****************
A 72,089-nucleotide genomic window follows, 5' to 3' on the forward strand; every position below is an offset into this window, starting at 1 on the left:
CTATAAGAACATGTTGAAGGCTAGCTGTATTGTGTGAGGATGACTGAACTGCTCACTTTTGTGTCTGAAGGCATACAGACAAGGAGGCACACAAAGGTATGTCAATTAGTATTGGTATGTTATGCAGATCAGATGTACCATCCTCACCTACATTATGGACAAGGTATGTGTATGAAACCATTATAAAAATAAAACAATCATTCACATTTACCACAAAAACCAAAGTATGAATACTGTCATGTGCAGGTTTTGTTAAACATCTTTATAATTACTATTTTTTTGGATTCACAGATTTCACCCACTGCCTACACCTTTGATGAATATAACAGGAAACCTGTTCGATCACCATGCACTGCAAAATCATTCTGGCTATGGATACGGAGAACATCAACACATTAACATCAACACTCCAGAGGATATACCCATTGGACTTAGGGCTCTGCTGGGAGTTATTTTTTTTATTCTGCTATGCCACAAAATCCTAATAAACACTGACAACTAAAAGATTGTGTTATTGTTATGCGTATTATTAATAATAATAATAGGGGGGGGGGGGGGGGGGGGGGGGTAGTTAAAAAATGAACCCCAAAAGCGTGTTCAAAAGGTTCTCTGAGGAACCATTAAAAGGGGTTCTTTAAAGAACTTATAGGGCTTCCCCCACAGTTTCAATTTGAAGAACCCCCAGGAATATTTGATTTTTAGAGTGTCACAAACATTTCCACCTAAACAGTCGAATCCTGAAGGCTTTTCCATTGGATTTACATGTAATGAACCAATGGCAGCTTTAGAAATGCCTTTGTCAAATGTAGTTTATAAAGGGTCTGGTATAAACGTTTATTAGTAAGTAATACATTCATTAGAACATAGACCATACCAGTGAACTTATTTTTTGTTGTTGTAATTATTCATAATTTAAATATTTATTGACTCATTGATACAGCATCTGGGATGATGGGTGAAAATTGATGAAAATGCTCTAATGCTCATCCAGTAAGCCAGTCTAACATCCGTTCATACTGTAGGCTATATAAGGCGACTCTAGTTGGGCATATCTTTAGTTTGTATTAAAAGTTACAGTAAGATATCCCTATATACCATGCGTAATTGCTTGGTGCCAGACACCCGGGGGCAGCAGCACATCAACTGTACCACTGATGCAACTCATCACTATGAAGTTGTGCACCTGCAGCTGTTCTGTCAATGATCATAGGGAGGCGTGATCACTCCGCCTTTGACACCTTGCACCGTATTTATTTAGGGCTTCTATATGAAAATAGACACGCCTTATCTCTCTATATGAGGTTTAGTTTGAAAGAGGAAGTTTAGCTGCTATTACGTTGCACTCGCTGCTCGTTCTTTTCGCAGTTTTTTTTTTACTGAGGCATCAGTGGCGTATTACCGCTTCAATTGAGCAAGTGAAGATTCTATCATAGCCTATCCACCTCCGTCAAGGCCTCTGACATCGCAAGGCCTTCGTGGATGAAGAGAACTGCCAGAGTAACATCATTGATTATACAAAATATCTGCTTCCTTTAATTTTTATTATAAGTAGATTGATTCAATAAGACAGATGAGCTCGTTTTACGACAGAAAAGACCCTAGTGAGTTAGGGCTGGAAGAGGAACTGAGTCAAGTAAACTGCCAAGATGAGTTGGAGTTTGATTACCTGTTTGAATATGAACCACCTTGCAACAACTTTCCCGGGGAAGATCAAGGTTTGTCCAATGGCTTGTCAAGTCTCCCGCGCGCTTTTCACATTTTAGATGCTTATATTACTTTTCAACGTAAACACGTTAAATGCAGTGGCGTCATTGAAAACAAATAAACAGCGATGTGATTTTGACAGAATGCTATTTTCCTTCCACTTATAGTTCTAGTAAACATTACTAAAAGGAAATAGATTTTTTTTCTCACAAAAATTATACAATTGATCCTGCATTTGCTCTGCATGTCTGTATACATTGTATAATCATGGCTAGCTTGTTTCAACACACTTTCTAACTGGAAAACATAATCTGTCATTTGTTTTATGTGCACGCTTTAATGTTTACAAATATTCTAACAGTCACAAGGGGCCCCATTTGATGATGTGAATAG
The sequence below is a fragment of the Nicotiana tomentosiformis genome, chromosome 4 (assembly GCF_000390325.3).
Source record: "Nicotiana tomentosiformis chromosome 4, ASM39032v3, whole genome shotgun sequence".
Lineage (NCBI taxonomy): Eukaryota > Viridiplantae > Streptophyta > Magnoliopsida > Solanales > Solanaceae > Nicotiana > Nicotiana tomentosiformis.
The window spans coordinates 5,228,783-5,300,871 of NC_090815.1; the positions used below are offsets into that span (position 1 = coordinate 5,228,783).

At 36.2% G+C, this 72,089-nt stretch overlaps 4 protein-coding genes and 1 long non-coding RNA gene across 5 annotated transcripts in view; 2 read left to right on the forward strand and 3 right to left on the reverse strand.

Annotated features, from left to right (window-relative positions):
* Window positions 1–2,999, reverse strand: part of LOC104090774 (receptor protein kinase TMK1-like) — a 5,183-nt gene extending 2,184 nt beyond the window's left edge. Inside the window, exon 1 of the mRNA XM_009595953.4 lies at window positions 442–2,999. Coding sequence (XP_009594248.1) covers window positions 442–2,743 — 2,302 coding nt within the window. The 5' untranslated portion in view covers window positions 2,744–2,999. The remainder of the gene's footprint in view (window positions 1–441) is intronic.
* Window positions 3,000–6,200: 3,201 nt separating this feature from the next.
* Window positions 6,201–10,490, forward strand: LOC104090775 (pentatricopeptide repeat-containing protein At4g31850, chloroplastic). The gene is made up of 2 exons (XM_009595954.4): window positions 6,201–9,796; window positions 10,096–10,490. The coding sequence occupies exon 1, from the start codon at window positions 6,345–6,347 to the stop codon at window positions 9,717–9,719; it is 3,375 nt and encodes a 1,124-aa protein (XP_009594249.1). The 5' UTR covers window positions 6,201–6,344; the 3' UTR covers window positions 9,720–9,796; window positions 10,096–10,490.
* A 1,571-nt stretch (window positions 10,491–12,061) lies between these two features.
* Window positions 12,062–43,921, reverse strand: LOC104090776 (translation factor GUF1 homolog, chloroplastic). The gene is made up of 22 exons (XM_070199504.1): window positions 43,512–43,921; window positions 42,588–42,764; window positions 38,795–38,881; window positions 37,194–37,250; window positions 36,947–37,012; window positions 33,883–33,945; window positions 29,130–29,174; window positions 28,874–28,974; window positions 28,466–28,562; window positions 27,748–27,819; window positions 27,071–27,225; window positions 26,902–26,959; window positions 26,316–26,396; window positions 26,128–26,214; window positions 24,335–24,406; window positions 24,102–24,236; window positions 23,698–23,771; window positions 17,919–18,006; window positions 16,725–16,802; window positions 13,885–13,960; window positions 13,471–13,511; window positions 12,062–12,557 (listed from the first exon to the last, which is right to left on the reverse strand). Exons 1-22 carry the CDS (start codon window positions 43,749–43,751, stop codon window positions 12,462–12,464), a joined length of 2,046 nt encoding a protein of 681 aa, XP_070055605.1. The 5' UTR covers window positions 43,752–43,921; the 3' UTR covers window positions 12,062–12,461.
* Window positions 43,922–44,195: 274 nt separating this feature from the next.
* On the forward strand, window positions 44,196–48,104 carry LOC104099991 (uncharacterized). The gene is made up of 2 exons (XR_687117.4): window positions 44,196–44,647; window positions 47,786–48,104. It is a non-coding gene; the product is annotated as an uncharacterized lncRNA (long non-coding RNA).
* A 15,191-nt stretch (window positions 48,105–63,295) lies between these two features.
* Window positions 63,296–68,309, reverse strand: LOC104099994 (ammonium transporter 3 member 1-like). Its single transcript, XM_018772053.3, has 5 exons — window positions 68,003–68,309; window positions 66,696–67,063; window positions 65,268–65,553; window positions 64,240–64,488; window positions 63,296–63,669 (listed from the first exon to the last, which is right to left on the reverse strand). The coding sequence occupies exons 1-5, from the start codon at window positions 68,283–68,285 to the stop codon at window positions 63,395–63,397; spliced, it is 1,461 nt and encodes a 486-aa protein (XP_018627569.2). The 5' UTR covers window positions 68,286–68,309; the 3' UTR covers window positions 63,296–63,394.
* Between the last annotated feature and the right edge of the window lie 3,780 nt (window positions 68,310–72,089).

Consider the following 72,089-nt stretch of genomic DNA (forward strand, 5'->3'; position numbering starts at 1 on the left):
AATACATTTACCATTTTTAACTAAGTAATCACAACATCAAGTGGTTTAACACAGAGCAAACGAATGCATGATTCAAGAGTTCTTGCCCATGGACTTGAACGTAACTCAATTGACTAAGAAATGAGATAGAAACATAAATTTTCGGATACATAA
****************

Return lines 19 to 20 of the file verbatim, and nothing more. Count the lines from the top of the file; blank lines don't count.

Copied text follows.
Consider the following 72,089-nt stretch of genomic DNA (forward strand, 5'->3'; position numbering starts at 1 on the left):
AATACATTTACCATTTTTAACTAAGTAATCACAACATCAAGTGGTTTAACACAGAGCAAACGAATGCATGATTCAAGAGTTCTTGCCCATGGACTTGAACGTAACTCAATTGACTAAGAAATGAGATAGAAACATAAATTTTCGGATACATAA